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Mail Archives: djgpp/1999/09/30/13:58:40

Date: Thu, 30 Sep 1999 13:41:22 +0200 (IST)
From: Eli Zaretskii <eliz AT is DOT elta DOT co DOT il>
X-Sender: eliz AT is
To: Fokkema DOT DBRA AT delorie DOT com, 1043730 <dfokkema AT cs DOT vu DOT nl>
cc: djgpp AT delorie DOT com
Subject: Re: problem with far pointers
In-Reply-To: <7sv0qu$4pm@cs.vu.nl>
Message-ID: <Pine.SUN.3.91.990930133818.20873M-100000@is>
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Reply-To: djgpp AT delorie DOT com
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On Thu, 30 Sep 1999 Fokkema DOT DBRA AT delorie DOT com wrote:

> Because I'm writing my own OS (like the rest of the world) I don't want to use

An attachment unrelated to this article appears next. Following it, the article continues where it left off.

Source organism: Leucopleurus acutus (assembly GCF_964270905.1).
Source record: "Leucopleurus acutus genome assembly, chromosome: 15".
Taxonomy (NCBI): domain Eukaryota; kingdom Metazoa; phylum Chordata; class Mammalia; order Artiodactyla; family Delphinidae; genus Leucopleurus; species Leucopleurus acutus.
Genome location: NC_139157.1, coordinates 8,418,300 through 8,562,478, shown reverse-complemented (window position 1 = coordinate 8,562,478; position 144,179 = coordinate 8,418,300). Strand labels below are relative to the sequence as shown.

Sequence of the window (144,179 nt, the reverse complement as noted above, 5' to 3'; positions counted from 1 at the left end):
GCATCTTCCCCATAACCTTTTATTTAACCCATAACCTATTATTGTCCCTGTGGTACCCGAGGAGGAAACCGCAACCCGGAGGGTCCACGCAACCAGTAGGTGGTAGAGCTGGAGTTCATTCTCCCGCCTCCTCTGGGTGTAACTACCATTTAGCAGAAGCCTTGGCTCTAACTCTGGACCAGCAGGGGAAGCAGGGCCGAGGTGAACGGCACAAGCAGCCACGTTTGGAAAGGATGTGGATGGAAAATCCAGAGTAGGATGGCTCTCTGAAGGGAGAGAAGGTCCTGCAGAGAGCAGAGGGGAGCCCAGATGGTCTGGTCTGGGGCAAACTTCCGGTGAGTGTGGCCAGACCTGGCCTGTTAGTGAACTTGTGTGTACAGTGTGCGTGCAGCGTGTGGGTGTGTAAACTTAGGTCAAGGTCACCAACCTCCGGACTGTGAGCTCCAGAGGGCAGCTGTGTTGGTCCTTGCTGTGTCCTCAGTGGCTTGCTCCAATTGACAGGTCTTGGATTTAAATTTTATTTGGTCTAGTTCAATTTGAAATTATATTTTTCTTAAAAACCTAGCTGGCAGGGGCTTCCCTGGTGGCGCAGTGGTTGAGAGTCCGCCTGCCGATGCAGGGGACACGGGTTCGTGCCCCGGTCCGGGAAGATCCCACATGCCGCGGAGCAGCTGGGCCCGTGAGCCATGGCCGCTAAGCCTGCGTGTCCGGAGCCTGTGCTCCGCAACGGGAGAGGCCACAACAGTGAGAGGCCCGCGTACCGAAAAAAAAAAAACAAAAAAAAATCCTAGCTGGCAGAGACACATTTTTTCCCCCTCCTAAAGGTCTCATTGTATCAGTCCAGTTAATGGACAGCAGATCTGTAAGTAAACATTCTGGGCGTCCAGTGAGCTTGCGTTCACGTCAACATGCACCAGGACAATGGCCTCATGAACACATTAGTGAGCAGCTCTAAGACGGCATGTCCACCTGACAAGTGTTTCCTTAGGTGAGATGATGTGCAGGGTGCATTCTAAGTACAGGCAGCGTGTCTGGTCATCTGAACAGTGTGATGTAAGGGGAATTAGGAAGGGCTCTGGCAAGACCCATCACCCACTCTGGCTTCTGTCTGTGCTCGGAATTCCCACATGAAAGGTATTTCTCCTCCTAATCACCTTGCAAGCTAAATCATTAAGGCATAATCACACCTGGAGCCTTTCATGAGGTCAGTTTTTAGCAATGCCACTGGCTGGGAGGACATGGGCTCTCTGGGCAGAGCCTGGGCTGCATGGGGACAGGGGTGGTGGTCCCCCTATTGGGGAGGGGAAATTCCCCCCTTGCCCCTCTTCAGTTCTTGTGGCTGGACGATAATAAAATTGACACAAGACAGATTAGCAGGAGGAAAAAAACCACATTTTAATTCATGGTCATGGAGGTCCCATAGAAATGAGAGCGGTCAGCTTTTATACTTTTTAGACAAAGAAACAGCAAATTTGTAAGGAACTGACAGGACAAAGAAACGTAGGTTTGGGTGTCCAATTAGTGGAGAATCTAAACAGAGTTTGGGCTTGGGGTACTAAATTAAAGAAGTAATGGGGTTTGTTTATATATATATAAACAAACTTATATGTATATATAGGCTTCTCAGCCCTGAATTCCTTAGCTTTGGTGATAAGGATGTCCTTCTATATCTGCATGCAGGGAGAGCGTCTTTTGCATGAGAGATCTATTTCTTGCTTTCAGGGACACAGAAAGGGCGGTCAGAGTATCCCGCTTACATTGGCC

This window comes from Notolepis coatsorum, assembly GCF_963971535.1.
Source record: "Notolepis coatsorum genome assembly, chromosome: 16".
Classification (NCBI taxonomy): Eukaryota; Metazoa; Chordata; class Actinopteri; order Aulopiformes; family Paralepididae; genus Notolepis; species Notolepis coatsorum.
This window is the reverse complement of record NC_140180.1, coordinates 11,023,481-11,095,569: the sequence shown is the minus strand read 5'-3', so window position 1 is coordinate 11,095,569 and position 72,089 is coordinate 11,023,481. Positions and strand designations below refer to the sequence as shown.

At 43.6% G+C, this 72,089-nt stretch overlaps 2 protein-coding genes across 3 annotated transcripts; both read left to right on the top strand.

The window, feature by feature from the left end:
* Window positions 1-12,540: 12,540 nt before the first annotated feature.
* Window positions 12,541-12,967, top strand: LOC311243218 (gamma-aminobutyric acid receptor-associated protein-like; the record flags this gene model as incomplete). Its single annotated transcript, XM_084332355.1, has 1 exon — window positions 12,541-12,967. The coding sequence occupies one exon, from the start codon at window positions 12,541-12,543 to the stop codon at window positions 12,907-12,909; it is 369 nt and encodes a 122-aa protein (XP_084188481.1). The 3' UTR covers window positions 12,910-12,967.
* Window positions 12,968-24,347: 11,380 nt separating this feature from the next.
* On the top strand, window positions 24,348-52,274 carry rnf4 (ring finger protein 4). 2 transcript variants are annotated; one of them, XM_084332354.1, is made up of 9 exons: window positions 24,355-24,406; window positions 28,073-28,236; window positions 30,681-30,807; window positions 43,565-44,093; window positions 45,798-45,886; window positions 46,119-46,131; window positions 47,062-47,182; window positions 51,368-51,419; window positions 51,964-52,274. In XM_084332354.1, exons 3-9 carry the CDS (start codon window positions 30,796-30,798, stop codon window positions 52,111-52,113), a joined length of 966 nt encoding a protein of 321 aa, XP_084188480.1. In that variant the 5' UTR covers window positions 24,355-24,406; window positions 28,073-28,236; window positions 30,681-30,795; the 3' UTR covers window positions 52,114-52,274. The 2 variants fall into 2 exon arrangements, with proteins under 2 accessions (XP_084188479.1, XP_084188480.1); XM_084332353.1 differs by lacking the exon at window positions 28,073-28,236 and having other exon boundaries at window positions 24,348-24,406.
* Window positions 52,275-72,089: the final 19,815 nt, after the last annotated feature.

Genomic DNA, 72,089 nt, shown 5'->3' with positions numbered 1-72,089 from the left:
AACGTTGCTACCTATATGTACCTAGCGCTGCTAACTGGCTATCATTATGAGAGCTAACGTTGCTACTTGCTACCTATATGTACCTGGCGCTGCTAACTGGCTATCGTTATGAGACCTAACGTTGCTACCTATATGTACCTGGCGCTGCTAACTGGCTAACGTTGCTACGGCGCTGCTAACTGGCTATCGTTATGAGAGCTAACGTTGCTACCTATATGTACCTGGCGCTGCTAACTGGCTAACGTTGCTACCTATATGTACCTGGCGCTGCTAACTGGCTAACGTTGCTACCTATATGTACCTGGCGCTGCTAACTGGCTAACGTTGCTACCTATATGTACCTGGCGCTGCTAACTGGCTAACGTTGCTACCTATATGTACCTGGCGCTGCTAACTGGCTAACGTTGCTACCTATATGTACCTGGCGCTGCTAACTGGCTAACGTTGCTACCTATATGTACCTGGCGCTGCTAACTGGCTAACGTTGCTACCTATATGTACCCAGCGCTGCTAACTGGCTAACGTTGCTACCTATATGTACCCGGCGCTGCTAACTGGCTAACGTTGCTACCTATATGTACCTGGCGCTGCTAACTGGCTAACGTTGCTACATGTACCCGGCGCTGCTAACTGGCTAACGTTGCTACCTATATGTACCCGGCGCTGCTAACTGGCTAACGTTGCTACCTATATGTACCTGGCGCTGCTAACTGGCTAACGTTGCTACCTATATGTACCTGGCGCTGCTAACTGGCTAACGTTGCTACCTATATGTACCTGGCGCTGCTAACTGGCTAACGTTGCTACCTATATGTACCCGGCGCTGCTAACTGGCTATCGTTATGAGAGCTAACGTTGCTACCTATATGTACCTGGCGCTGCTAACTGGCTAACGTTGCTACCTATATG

> functions from the c libraries, if possible. Certainly not functions that
> check read and write privileges for me, as I believe the djgpp 'far pointer'
> functions do.

The _far* functions are implemented as inline assembly code, so you could 
simply look at them (they are in the header file <sys/farptr.h>).  You 
will see that all they do is load the FS register with the selector you 
pass, and the reference the offset in the segment described by the 
selector.  That's two assembly instructions, no provileges and no other 
strings attached.

> But by looking through the documentation, as I was suggested,
> I managed to find out how inline assembly and multiline macros are written
> in djgpp. So I wrote some macros, which do the job for me in plain assembly.
> Currently, I need 6 macros for b,w,l read and b,w,l write. Pointers and
> constants are both accepted as offset (using the alternative constraints)
> and constants and variables are both accepted as values. Can someone do it
> with less than 6 macros?

Look at the _far* functions, they do exactly that and I think do it more 
efficiently.

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